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A new partnership between the Grameen Crédit Agricole Foundation and Crédit Agricole Egypt

By Violette Cubier, Investment Officer, Grameen Crédit Agricole Foundation

The Grameen Crédit Agricole Foundation and Crédit Agricole Egypt signed a partnership to structure a lending scheme to DBACD, one of the top microfinance institutions in Egypt for EGP 58 million (EUR 2.8 million). In this interview, Walie Lotfy, Head of Proximity Banking Distribution at Crédit Agricole Egypt, shares his vision of this new partnership and the development of the microfinance sector.

 

1. Could you present the partnership between CAE and the GCA Foundation?

 

The project of partnership between Crédit Agricole Egypt and the Grameen Credit Agricole Foundation started more than 3 years ago. However, due to regulatory challenges, we were not able to conclude this partnership. Since, both entities believed in the potential of the market, we restarted our project in 2017 with a completely new and better-structured scheme of cooperation that also satisfies all the Group and regulatory requirements, especially the compliance related aspects.

Thus, we have fruitfully joined forces to structure a lending scheme to well-known microfinance institutions (MFI). The 1st transaction for EGP 58 million (approximately EUR 2.8 million) took place with one of Egypt’s top MFI, the Dakahlya Businessmen Association for Community Development (DBACD).

With this first successful transaction, CA Egypt will join the league of banks offering microfinance in the country and will expand its scope of services, in line with the Bank’s strategy for sustainable growth by reaching new potential sectors.

 

2. How could the banking sector contribute to the development of microfinance in Egypt?

The banking sector in Egypt has historically refrained from getting involved in microfinance business due to the complexity of the sector. That is why State-owned banks have historically dominated this market. However, recently the Central Bank of Egypt has put in place incentive mechanisms for banks to support the development of microfinance in the country. In addition, all the banks have realized the underlying potential of the microfinance market, not only because of its assets’ quality but also because of the high profitability levels. Most of the banks are now competing to lend to microfinance institutions.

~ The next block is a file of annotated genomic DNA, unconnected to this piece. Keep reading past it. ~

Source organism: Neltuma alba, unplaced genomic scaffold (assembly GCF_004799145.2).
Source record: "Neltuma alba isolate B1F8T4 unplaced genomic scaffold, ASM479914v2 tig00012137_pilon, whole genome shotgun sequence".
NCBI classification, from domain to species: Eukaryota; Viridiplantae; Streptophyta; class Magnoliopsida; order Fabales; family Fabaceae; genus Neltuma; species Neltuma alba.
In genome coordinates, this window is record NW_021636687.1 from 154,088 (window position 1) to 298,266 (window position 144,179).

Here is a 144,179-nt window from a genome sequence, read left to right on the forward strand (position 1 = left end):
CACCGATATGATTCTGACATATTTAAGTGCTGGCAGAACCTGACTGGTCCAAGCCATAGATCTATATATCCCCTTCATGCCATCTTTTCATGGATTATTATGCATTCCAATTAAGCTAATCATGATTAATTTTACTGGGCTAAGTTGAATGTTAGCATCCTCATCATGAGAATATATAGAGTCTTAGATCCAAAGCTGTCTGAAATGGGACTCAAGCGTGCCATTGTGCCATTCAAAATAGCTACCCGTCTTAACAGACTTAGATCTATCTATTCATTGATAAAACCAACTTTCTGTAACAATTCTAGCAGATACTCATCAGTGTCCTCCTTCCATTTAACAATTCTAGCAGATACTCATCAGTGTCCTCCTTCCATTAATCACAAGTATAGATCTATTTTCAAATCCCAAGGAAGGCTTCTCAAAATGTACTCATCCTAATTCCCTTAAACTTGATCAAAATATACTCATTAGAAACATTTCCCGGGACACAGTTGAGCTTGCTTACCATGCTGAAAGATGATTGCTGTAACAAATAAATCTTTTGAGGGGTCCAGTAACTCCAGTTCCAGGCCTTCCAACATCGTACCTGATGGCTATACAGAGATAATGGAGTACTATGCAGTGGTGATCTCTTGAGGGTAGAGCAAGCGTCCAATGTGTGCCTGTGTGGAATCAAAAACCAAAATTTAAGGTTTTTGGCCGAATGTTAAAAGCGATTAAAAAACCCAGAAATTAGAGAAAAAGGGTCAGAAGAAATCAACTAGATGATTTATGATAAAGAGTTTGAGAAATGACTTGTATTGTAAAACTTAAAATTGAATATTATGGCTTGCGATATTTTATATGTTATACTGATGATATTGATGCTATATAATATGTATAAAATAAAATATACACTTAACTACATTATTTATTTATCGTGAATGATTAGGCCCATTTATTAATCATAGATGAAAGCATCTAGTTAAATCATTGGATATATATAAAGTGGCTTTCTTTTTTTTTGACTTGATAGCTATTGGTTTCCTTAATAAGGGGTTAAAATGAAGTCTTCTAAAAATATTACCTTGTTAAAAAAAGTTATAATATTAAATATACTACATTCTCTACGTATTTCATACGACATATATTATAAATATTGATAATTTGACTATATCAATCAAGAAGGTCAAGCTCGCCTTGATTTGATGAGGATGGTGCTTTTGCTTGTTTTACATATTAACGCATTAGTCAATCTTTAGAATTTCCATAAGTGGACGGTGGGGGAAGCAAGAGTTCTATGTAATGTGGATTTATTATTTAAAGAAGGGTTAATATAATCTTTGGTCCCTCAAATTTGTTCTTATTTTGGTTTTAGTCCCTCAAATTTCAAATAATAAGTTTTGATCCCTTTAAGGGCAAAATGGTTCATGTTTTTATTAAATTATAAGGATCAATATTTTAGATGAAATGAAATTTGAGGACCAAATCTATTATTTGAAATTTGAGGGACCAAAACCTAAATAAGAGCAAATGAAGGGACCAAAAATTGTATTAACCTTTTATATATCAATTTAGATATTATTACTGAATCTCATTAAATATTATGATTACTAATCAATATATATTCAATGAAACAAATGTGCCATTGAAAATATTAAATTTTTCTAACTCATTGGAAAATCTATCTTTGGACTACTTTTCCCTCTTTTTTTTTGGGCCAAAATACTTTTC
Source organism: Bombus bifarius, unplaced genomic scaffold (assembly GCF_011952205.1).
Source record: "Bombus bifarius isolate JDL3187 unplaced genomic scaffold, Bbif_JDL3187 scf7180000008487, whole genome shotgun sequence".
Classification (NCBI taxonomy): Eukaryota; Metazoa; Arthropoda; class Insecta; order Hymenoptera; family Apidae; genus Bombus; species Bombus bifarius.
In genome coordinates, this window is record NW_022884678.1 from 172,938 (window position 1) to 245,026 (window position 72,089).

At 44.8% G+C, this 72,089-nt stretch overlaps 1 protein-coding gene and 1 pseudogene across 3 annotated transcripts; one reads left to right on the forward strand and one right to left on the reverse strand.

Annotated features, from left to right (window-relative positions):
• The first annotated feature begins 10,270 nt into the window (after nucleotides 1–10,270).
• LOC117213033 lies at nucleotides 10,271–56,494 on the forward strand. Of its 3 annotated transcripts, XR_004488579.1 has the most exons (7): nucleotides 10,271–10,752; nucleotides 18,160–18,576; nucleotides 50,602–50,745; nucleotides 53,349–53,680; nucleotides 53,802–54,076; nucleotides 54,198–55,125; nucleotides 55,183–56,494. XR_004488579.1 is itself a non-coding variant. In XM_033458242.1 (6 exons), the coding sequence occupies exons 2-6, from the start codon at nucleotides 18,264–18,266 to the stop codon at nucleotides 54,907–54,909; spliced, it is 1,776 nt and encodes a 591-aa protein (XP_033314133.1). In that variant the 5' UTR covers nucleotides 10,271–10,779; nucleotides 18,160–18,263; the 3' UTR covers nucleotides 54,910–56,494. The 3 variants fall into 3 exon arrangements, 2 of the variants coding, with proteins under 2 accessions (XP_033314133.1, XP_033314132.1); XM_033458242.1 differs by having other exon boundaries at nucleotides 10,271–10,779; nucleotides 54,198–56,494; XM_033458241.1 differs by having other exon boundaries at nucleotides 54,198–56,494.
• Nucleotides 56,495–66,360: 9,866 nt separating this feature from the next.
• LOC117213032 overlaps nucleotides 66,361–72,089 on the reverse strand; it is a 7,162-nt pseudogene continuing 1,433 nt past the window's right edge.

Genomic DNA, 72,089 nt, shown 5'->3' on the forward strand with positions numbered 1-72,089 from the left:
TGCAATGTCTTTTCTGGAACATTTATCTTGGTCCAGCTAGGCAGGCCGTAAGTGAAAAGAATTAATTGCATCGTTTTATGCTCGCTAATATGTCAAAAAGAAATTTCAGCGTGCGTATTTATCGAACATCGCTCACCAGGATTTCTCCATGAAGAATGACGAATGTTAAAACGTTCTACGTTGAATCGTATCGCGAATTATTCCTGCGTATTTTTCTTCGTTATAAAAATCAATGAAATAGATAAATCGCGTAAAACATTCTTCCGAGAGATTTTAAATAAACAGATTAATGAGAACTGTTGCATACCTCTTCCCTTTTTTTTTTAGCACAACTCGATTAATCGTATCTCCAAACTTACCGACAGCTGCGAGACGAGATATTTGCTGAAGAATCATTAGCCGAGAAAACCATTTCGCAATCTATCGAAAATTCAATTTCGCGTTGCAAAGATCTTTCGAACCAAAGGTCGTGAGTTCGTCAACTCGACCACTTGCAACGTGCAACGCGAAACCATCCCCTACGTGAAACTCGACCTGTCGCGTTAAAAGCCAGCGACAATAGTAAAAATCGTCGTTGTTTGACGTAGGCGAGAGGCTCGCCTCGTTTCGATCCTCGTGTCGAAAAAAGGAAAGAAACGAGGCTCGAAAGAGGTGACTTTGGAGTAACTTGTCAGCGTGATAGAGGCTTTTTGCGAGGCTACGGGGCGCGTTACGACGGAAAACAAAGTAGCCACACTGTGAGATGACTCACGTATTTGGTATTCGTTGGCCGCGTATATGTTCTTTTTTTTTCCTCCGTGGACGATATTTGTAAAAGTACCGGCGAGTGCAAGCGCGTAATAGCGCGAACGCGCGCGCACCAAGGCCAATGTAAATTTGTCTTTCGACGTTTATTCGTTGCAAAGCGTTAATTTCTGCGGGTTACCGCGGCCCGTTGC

3. According to you, what is the added value of working with the Foundation and what are the perspectives and future prospects?

This partnership fulfills the Groups’ strategy to enhance synergies between its different entities. It brings mutual benefits for both GCA Foundation and CA Egypt. For GCA Foundation, it will open new markets for its expansion. For CA Egypt, having the Foundation’s knowledge and expertise backing up is a great support. It should definitely help in expanding our scope of services and penetrate the Egypt microfinance market with lower associated risk. It will also give CA Egypt an edge over the competition who might lack this kind of expertise.

The partnership also gives the Bank additional visibility and better positioning on the map of microfinance in Egypt, GCA Foundation being recognized as one of the key players in the field.

For future prospects, I believe that this cooperation has strong potentials. We have learned several lessons from this pilot transaction and both entities will continue optimizing the process to develop a more competitive scheme, reaching high potential to scale up our impact, while keeping risk under control.